In the summer of 2007 I hit a wall with trying to get my second feature produced. The first one had been in competition at Sundance and I'd taken a break to raise our children. In the meantime, while they napped, I was going to write a script for my second feature.
Seventeen years later, there was no end in sight to my little hiatus. In fact, it had turned into something like hand-digging a tunnel to China.
And then my luck turned: Delta Airlines relieved me of the notes I'd carefully collected for the final rewrite.
I've always thought of myself as a visual artist and was, at this point, desperate to make something, anything, preferably a film but I was even willing to stoop to video. I wanted to do something really funny and short which would go viral and get the attention of Hollywood producers. I even had a great idea! It had conflict and it had pain (= comedy) and it came directly from my life as a New York City mother. It felt inspired. Video even got to looking like a good thing: with a little camcorder, you can steal shots virtually anywhere. I'd be the crew, Christine Cook and unsuspecting passersby would be the cast and this independent supermarket would be our location. Screw Hollywood. Screw the gatekeepers. We'd make a film for the price of a mini-DV tape.
A few nights before our shoot, Alyssa Orvis and Jim Poe came over for dinner and remarked that we wouldn't last 30 seconds in this large and busy market at the busiest time of the week (our plan) or at any other. In fact, they warned, we wouldn't last two minutes in the large or small health food stores where they'd worked. Stores are apparently very touchy about being photographed. Who KNEW.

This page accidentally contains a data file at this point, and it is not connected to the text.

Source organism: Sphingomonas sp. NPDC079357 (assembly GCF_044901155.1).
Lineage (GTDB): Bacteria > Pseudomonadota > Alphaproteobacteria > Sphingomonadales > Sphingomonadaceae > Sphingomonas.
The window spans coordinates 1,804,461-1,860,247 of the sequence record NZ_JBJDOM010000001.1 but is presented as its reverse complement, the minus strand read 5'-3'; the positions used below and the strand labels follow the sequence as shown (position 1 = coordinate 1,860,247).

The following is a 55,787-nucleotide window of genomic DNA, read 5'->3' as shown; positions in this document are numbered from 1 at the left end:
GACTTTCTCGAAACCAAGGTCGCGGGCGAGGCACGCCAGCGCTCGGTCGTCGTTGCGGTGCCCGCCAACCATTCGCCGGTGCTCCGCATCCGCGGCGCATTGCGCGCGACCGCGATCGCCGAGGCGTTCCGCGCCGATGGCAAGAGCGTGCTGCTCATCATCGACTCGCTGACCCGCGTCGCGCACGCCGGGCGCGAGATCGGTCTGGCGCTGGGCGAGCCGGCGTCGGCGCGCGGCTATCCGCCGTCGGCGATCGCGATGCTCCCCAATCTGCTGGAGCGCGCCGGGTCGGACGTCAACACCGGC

My shock turned to defiance, ("Fine.") my defiance to a plan. We'll go the Farmers Market at Union Square. Too bad they don't have shopping carts. Too bad they don't have 90º angle blind turns or checkout lines that snake to the back of the store. Too bad the people are all mellow and groovy when anxious and aggressive was sort of the point of the whole thing. I was clinging to the plan that we would shoot that week, and clinging to my denial that we had a problem- and this in spite of the fact that we had neither a script nor even an idea.
It was a gorgeous Fall Saturday and Christine Cook and I shot and shot. Eventually we took a break at the café on the corner of East 17th Street and Broadway. Some of the tape from the café became the first episode of The Louise Log. I didn't call it that on the video having no idea that this would be the first episode of a series so it's simply called "The Louise Log".
How To Drive Yourself Crazy: The Louise Log #1 (82 sec) 2007